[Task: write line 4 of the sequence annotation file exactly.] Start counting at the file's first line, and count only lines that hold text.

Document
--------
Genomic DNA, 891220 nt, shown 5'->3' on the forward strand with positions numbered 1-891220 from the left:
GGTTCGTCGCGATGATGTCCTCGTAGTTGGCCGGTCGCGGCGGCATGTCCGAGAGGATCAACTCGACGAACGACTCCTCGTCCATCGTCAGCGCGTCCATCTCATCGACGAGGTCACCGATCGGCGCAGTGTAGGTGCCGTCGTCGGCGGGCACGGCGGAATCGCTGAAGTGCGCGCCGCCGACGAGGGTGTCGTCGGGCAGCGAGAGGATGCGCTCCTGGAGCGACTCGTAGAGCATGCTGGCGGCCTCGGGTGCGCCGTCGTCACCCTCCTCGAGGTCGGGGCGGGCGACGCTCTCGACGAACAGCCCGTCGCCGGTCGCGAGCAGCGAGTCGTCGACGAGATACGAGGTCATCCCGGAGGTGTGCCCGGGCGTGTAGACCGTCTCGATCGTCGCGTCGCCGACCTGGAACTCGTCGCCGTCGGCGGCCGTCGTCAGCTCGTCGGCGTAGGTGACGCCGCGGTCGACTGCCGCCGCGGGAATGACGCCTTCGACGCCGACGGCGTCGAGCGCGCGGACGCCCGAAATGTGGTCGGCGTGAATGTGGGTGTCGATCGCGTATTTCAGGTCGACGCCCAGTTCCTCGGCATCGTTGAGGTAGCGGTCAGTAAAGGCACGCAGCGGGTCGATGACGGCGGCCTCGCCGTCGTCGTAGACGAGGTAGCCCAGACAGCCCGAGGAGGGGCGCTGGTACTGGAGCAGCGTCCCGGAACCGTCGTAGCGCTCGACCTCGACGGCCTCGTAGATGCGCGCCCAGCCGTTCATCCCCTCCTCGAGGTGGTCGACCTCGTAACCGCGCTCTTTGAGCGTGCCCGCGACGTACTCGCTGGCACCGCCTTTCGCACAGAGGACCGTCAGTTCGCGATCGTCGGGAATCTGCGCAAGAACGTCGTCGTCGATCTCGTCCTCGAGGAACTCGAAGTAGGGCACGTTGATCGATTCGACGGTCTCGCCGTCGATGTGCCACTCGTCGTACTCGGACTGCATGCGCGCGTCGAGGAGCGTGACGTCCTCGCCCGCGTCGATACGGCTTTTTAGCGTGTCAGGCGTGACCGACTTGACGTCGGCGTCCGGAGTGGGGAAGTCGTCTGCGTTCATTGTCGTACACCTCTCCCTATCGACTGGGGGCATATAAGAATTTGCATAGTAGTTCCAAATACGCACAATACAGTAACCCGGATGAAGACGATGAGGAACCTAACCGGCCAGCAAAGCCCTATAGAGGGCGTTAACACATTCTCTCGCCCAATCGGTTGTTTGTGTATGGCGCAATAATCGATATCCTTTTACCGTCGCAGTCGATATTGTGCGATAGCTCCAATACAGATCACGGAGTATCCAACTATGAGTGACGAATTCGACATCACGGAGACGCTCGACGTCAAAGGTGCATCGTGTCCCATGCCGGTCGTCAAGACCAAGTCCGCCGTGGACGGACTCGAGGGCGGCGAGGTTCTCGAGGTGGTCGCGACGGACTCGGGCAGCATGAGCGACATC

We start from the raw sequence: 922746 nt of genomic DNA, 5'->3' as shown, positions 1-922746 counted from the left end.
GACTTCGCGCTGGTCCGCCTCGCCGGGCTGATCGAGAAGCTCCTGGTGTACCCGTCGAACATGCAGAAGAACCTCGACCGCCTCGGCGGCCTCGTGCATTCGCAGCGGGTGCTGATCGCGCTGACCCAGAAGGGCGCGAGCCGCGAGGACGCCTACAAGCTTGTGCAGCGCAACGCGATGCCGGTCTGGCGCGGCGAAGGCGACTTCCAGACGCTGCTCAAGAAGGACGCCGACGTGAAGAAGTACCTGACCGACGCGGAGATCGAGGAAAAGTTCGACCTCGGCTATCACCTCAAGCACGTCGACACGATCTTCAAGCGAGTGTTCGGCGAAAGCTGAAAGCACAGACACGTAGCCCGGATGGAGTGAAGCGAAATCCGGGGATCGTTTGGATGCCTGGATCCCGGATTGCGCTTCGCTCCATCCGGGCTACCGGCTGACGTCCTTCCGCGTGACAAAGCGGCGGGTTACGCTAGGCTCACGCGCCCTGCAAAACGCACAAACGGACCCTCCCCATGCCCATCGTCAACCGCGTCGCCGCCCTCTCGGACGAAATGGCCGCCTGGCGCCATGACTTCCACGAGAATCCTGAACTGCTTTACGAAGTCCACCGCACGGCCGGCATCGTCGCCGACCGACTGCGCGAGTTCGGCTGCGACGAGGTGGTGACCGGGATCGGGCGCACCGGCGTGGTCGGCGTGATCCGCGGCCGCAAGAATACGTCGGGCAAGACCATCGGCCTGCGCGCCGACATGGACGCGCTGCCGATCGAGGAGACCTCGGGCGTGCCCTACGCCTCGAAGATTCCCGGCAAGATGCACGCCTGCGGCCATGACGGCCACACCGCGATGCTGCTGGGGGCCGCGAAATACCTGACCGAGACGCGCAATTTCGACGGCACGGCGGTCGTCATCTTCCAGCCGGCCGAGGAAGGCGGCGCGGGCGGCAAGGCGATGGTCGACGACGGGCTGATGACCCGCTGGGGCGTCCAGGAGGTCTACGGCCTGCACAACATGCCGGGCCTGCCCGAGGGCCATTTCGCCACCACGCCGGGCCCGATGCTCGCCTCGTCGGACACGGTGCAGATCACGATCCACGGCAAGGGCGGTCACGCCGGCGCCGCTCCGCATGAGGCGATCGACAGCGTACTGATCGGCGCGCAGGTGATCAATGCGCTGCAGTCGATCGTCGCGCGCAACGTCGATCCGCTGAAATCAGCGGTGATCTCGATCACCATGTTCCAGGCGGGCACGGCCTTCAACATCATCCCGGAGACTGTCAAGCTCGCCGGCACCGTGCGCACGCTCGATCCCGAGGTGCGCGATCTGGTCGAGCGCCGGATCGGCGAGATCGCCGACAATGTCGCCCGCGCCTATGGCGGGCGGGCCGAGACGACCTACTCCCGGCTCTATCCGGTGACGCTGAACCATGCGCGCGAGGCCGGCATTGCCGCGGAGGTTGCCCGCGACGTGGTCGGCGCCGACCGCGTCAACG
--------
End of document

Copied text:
GACTTCGCGCTGGTCCGCCTCGCCGGGCTGATCGAGAAGCTCCTGGTGTACCCGTCGAACATGCAGAAGAACCTCGACCGCCTCGGCGGCCTCGTGCATTCGCAGCGGGTGCTGATCGCGCTGACCCAGAAGGGCGCGAGCCGCGAGGACGCCTACAAGCTTGTGCAGCGCAACGCGATGCCGGTCTGGCGCGGCGAAGGCGACTTCCAGACGCTGCTCAAGAAGGACGCCGACGTGAAGAAGTACCTGACCGACGCGGAGATCGAGGAAAAGTTCGACCTCGGCTATCACCTCAAGCACGTCGACACGATCTTCAAGCGAGTGTTCGGCGAAAGCTGAAAGCACAGACACGTAGCCCGGATGGAGTGAAGCGAAATCCGGGGATCGTTTGGATGCCTGGATCCCGGATTGCGCTTCGCTCCATCCGGGCTACCGGCTGACGTCCTTCCGCGTGACAAAGCGGCGGGTTACGCTAGGCTCACGCGCCCTGCAAAACGCACAAACGGACCCTCCCCATGCCCATCGTCAACCGCGTCGCCGCCCTCTCGGACGAAATGGCCGCCTGGCGCCATGACTTCCACGAGAATCCTGAACTGCTTTACGAAGTCCACCGCACGGCCGGCATCGTCGCCGACCGACTGCGCGAGTTCGGCTGCGACGAGGTGGTGACCGGGATCGGGCGCACCGGCGTGGTCGGCGTGATCCGCGGCCGCAAGAATACGTCGGGCAAGACCATCGGCCTGCGCGCCGACATGGACGCGCTGCCGATCGAGGAGACCTCGGGCGTGCCCTACGCCTCGAAGATTCCCGGCAAGATGCACGCCTGCGGCCATGACGGCCACACCGCGATGCTGCTGGGGGCCGCGAAATACCTGACCGAGACGCGCAATTTCGACGGCACGGCGGTCGTCATCTTCCAGCCGGCCGAGGAAGGCGGCGCGGGCGGCAAGGCGATGGTCGACGACGGGCTGATGACCCGCTGGGGCGTCCAGGAGGTCTACGGCCTGCACAACATGCCGGGCCTGCCCGAGGGCCATTTCGCCACCACGCCGGGCCCGATGCTCGCCTCGTCGGACACGGTGCAGATCACGATCCACGGCAAGGGCGGTCACGCCGGCGCCGCTCCGCATGAGGCGATCGACAGCGTACTGATCGGCGCGCAGGTGATCAATGCGCTGCAGTCGATCGTCGCGCGCAACGTCGATCCGCTGAAATCAGCGGTGATCTCGATCACCATGTTCCAGGCGGGCACGGCCTTCAACATCATCCCGGAGACTGTCAAGCTCGCCGGCACCGTGCGCACGCTCGATCCCGAGGTGCGCGATCTGGTCGAGCGCCGGATCGGCGAGATCGCCGACAATGTCGCCCGCGCCTATGGCGGGCGGGCCGAGACGACCTACTCCCGGCTCTATCCGGTGACGCTGAACCATGCGCGCGAGGCCGGCATTGCCGCGGAGGTTGCCCGCGACGTGGTCGGCGCCGACCGCGTCAACG